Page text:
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Keith Dixon presently lives with his wife Hegnes, and their two younger offspring, Edwin and Eileen, in Christchurch. His family ties are to Northumbria and to Nikunau Island. His academic career has included spells in several locations including Nottingham, Port Moresby, both main islands of New Zealand and Tarawa, for organisations as diverse as the UK Government Department for International Development, the Institute of Public Administration of Papua New Guinea, Kiribati Institute of Technology, and Massey, Keele and the Open Universities. He has worked at the University of Canterbury since 2007, researching about, and designing and staging courses in, accounting, finance, management and governance, mainly of governments and organisations that provide public services. He has been publishing about Pacific islands since the 1990s, specialising mostly on Kiribati and Aotearoa. He recently published the book, Acclimatising to higher ground: The realities of life of a Pacific Atoll People (Paperback ISBN: 9789464260298 | Hardback ISBN: 9789464260304 | Imprint: Sidestone Press).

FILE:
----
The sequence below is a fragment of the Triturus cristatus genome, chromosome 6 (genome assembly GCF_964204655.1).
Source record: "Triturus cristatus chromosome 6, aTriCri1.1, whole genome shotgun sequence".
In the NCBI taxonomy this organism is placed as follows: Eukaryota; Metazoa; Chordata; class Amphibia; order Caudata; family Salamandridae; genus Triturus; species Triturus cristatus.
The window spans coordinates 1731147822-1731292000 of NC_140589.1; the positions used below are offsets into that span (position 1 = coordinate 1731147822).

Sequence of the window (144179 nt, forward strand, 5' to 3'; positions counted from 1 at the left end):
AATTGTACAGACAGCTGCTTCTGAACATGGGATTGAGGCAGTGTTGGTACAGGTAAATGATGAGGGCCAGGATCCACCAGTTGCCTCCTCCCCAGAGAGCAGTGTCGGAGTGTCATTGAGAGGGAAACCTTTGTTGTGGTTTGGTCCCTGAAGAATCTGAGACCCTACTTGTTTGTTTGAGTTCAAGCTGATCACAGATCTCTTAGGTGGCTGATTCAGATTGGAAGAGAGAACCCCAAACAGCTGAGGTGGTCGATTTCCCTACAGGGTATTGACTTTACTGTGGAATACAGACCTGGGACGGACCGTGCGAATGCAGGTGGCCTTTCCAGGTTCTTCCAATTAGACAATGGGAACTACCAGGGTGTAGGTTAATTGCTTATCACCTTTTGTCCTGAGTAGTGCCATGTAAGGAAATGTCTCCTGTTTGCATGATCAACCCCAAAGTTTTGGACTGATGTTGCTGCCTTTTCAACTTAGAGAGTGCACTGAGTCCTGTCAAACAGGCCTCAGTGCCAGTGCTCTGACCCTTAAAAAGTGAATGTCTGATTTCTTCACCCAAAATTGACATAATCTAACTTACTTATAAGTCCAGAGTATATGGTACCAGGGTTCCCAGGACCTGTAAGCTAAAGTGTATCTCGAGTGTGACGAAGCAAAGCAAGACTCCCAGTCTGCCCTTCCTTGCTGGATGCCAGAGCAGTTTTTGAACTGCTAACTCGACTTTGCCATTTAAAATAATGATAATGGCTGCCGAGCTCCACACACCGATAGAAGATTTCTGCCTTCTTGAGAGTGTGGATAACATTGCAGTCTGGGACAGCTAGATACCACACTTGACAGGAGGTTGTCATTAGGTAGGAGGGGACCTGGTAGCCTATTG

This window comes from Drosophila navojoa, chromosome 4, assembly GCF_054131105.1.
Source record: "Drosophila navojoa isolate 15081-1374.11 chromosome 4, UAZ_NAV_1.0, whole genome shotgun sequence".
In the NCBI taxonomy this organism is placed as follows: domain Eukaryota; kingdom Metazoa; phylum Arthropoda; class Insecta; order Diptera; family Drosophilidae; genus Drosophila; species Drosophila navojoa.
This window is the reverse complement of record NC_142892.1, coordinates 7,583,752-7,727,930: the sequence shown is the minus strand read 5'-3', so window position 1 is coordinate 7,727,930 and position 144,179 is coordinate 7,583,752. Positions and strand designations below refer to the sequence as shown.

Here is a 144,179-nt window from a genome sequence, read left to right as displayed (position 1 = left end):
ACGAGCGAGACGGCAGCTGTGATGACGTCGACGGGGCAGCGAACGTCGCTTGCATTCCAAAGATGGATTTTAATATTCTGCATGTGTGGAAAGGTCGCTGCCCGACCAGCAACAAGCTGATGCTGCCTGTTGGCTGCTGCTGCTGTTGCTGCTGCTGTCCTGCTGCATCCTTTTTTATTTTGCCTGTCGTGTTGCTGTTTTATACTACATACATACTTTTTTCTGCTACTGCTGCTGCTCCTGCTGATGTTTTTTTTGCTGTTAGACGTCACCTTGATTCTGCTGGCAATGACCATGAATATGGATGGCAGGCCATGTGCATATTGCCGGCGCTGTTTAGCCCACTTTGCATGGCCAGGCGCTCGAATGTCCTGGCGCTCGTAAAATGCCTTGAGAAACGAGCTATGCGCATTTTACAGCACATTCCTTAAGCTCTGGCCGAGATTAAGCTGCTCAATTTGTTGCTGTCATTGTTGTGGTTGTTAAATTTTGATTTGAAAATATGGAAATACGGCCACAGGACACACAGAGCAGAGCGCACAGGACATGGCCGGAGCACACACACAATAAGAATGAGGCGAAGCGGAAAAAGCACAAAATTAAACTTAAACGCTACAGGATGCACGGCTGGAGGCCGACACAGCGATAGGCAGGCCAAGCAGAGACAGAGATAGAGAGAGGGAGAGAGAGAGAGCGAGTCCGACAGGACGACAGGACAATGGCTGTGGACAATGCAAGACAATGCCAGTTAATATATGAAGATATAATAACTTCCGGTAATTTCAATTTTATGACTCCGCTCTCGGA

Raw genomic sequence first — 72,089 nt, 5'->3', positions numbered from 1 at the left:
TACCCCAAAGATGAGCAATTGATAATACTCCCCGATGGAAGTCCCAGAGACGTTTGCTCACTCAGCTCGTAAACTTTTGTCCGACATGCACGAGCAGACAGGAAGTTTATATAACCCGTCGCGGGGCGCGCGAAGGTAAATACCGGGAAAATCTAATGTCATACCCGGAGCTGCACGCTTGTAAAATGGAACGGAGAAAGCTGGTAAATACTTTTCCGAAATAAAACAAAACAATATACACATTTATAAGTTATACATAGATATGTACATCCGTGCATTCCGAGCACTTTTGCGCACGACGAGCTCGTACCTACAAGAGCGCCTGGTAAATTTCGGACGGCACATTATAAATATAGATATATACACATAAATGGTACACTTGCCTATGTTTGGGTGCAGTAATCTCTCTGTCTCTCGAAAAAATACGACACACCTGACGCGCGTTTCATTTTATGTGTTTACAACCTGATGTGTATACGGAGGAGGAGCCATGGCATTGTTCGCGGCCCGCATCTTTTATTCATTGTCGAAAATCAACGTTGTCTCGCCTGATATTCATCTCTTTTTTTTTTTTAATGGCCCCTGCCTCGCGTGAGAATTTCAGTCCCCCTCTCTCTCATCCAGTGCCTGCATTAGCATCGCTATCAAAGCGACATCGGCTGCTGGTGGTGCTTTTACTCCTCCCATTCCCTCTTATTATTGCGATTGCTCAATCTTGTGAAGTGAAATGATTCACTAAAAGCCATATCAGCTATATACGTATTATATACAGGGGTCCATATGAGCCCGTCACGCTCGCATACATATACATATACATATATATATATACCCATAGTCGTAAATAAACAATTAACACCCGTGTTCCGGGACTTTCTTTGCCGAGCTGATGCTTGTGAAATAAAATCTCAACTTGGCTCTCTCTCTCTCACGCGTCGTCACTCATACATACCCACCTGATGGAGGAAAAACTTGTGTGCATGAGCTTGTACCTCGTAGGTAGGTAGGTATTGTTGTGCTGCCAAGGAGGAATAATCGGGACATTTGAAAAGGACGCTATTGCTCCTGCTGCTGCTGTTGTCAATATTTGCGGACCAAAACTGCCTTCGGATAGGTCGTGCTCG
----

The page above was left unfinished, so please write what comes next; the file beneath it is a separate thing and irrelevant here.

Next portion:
Geographic administrative areas
The Colonial time
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|Consulting Work (1984 to 1986)
Accounting education in Papua New Guinea — Institute of Public Administration of Papua New Guinea
Participant-observation of accounting education, particularly for public servicesField Research (1985 to present)
Nikunau and the I-Nikunau diaspora — University of Canterbury
Acclimatising to Higher Ground: The Realities of Life of a Pacific Atoll PeopleField Research (1989 to now)
Accounting in Kiribati — University of Canterbury
Accounting practices as social technologies of colonialistic
outreach from London, Washington, et Cetera
Consequences of accountings, distributional and otherwiseField Research (1989 to now)
Universities in New Zealand — University of Canterbury
Governance, administration, finance and accounting about universitiesConsulting Work (1997 to 1999)
Accounting education in Kiribati — Kiribati Technical Institute
Participant-observation of accounting education on Tarawa and elsewhereCollaborative Project (2016 to present)
Mining on New Guinea involving Amungme, People of Mimika, Freeport-McMoRan and Government of Indonesia — University of Canterbury
A braided chronology to elucidate temporalities of a mine on New Guinea
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